The final adventure in Philip Reeve's brilliant Fever Crumb trilogy.
The Scriven people are brilliant, mad--and dead.
All except one, whose monstrous creation is nearly complete--a giant city on wheels. New London terrifies the rest of the world, and an army of mammoth-riders gathers to fight it. Meanwhile, young Fever Crumb begins a hunt for Ancient technology in the icy strongholds of the north. She finds a mysterious black pyramid full of secrets. It will change her world forever.
Scrivener's Moon follows Fever Crumb and A Web of Air to complete one of the most exciting and inventive fantasy adventures series ever written.
About the Author
Philip Reeve is the bestselling author of the Predator Cities quartet and the award-winning Fever Crumb series. His other books include the highly acclaimed HERE LIES ARTHUR and NO SUCH THING AS DRAGONS. He lives in Dartmoor, England with his wife and son. Visit him online at philip-reeve.com.
Most Helpful Customer Reviews
Scrivener's Moon based on 0 ratings. 3 reviews.
Disjointed final book. Did not like the way it jumped around and had no connection to the previous book. Parts felt too contrived. Some good resolutions. After reading all the books Grike is my favorite character of the whole series.
At first I thought that it would be about a person named Fever Crumb but now that I read it what I expected is very different, it is a page turning book that will keep you guessing until the very last second, It has an unpredictable plot and a story line that is unseen. The characters are Fever Crumb, Kit Solvit, and more. Fever Crumb is an engineer Who is currently a child, is the main character. Kit Solvit has to kids who play an important part in the story, he is a nice person that plays one of the biggest roles in the story. I liked the book because it had an unpredictable plot, and that it has a detailed background. The book was one of the best books I have ever read because of the details it uses in the story. I think that it would be best for people ages 11 up. It is a good book that I think many people would love.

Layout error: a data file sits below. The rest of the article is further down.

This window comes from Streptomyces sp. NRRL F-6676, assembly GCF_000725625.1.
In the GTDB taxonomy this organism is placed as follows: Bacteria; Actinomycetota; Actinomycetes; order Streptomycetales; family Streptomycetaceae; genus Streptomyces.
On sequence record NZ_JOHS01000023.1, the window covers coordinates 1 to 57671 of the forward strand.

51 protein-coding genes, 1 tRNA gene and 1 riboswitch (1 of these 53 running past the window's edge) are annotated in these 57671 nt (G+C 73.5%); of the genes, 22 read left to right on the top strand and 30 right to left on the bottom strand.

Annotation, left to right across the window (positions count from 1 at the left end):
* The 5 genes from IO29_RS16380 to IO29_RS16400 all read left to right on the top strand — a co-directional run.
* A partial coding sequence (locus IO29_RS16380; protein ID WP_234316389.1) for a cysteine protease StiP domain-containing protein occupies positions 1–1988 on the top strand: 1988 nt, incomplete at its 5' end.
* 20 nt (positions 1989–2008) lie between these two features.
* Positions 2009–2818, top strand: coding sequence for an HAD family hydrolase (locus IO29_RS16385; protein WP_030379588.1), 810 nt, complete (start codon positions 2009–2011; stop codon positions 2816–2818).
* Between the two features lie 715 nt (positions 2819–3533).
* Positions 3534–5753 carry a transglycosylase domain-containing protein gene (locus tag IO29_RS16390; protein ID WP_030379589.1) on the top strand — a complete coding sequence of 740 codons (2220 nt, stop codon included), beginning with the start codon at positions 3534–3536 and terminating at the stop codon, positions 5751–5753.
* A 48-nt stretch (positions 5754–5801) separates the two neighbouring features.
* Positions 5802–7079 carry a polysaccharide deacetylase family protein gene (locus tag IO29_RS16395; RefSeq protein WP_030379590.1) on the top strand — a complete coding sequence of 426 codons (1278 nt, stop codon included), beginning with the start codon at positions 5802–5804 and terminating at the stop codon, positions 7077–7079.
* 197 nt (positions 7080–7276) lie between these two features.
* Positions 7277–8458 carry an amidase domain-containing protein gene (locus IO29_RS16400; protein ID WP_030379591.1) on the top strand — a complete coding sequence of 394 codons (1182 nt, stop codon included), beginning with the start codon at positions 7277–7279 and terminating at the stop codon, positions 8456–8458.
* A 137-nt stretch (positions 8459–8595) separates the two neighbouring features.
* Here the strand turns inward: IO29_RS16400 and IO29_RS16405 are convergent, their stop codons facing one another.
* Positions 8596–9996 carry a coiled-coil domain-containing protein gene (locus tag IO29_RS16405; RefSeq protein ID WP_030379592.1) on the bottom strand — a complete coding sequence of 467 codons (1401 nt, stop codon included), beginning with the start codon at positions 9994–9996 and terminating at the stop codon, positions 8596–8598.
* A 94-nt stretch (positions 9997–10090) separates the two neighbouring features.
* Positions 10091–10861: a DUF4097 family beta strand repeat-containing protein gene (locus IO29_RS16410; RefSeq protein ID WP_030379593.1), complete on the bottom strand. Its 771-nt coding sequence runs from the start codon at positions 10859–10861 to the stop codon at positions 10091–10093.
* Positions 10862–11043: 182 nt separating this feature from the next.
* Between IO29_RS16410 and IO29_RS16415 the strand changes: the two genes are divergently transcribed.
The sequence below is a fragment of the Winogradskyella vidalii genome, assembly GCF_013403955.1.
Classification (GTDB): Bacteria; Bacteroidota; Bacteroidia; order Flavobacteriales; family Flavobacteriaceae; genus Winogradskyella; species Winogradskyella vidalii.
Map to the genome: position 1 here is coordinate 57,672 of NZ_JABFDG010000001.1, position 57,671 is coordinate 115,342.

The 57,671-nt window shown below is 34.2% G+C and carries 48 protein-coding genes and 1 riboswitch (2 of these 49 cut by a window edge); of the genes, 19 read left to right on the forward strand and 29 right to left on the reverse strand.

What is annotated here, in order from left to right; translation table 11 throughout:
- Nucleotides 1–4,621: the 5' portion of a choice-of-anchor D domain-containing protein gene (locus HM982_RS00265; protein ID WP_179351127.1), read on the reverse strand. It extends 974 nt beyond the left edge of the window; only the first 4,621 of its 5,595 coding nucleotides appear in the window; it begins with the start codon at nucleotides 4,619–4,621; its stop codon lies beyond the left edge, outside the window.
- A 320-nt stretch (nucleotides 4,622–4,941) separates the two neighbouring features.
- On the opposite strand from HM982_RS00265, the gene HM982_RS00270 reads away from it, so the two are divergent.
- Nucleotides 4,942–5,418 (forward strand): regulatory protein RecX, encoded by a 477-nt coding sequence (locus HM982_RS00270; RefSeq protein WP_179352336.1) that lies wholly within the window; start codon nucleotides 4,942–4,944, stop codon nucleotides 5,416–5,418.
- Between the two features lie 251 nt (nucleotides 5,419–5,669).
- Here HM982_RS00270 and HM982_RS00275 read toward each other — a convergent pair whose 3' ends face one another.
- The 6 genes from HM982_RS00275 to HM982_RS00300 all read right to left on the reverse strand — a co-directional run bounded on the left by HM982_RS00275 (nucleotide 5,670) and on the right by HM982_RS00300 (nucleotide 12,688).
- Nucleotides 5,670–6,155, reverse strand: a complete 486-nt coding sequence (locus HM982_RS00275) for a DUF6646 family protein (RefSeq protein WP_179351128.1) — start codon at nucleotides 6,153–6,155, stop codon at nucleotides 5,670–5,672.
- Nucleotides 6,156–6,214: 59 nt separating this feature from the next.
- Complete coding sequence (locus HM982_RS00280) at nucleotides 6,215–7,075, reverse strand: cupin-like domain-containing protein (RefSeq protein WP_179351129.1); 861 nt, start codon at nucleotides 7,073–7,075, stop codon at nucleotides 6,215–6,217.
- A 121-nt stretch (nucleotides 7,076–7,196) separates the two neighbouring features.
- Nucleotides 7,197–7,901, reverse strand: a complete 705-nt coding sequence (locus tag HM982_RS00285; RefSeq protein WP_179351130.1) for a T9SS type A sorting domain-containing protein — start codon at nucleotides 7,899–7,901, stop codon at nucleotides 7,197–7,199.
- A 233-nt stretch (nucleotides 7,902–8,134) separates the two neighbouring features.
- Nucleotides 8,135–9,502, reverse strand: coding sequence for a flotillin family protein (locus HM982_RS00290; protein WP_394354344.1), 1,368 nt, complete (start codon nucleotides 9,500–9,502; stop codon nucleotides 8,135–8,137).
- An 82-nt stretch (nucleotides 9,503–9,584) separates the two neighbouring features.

So I enjoyed the first two books in this series, but the time I reached this one I was tuckered out from having to keep up with the many switches between characters. As such, the first half of this book dragged on and could not go by fast enough. I literally had to shut it off several times, because my mind was drifting too much away from it and I was loosing key plot points. The second half of the book, the author got a new wind and returned to the true story telling of Fever, and so it was a race to the finish and a grand finish it was indeed, and satisfying. If I had to listen to this book again, I would skip part 1 and go directly to part 2, you aint missing much. Fever's character grows by leaps and bounds, literally as she is forced to through caution and logic to the wind, and learn what it means to sometimes just take a leap of faith. This experience with emotions, contrary to how she was brought up, ultimately changes her for the good in a unique way, but it means that she has to make some difficult decision in the end about how she wants to continue living her life. This is a young adult book and therefore not appropriate for children.